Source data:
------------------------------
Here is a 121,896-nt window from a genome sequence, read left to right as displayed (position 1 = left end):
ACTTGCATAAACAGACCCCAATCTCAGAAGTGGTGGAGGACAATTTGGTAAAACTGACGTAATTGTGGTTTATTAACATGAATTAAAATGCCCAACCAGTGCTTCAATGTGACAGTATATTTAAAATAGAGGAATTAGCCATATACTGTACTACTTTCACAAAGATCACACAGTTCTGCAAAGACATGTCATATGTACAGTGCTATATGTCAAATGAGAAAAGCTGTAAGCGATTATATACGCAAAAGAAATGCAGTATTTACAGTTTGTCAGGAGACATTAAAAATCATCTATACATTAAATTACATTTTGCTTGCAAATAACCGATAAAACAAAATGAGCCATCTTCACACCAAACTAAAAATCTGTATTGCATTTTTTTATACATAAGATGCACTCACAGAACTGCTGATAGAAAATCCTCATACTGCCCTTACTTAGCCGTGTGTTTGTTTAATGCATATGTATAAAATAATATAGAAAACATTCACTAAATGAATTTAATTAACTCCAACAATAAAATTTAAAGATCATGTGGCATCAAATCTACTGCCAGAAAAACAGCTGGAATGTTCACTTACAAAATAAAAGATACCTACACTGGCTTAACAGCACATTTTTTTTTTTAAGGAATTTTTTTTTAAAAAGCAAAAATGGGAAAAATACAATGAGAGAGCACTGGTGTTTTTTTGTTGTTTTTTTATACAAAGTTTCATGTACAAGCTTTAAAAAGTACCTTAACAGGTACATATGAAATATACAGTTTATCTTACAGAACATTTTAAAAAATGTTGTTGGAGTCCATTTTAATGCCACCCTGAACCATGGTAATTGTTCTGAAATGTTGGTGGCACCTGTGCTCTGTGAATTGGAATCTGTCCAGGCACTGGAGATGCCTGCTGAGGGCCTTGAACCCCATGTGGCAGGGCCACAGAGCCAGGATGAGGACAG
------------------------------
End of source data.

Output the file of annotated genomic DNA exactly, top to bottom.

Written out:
Here is a 121,896-nt window from a genome sequence, read left to right as displayed (position 1 = left end):
ACTTGCATAAACAGACCCCAATCTCAGAAGTGGTGGAGGACAATTTGGTAAAACTGACGTAATTGTGGTTTATTAACATGAATTAAAATGCCCAACCAGTGCTTCAATGTGACAGTATATTTAAAATAGAGGAATTAGCCATATACTGTACTACTTTCACAAAGATCACACAGTTCTGCAAAGACATGTCATATGTACAGTGCTATATGTCAAATGAGAAAAGCTGTAAGCGATTATATACGCAAAAGAAATGCAGTATTTACAGTTTGTCAGGAGACATTAAAAATCATCTATACATTAAATTACATTTTGCTTGCAAATAACCGATAAAACAAAATGAGCCATCTTCACACCAAACTAAAAATCTGTATTGCATTTTTTTATACATAAGATGCACTCACAGAACTGCTGATAGAAAATCCTCATACTGCCCTTACTTAGCCGTGTGTTTGTTTAATGCATATGTATAAAATAATATAGAAAACATTCACTAAATGAATTTAATTAACTCCAACAATAAAATTTAAAGATCATGTGGCATCAAATCTACTGCCAGAAAAACAGCTGGAATGTTCACTTACAAAATAAAAGATACCTACACTGGCTTAACAGCACATTTTTTTTTTTAAGGAATTTTTTTTTAAAAAGCAAAAATGGGAAAAATACAATGAGAGAGCACTGGTGTTTTTTTGTTGTTTTTTTATACAAAGTTTCATGTACAAGCTTTAAAAAGTACCTTAACAGGTACATATGAAATATACAGTTTATCTTACAGAACATTTTAAAAAATGTTGTTGGAGTCCATTTTAATGCCACCCTGAACCATGGTAATTGTTCTGAAATGTTGGTGGCACCTGTGCTCTGTGAATTGGAATCTGTCCAGGCACTGGAGATGCCTGCTGAGGGCCTTGAACCCCATGTGGCAGGGCCACAGAGCCAGGATGAGGACAG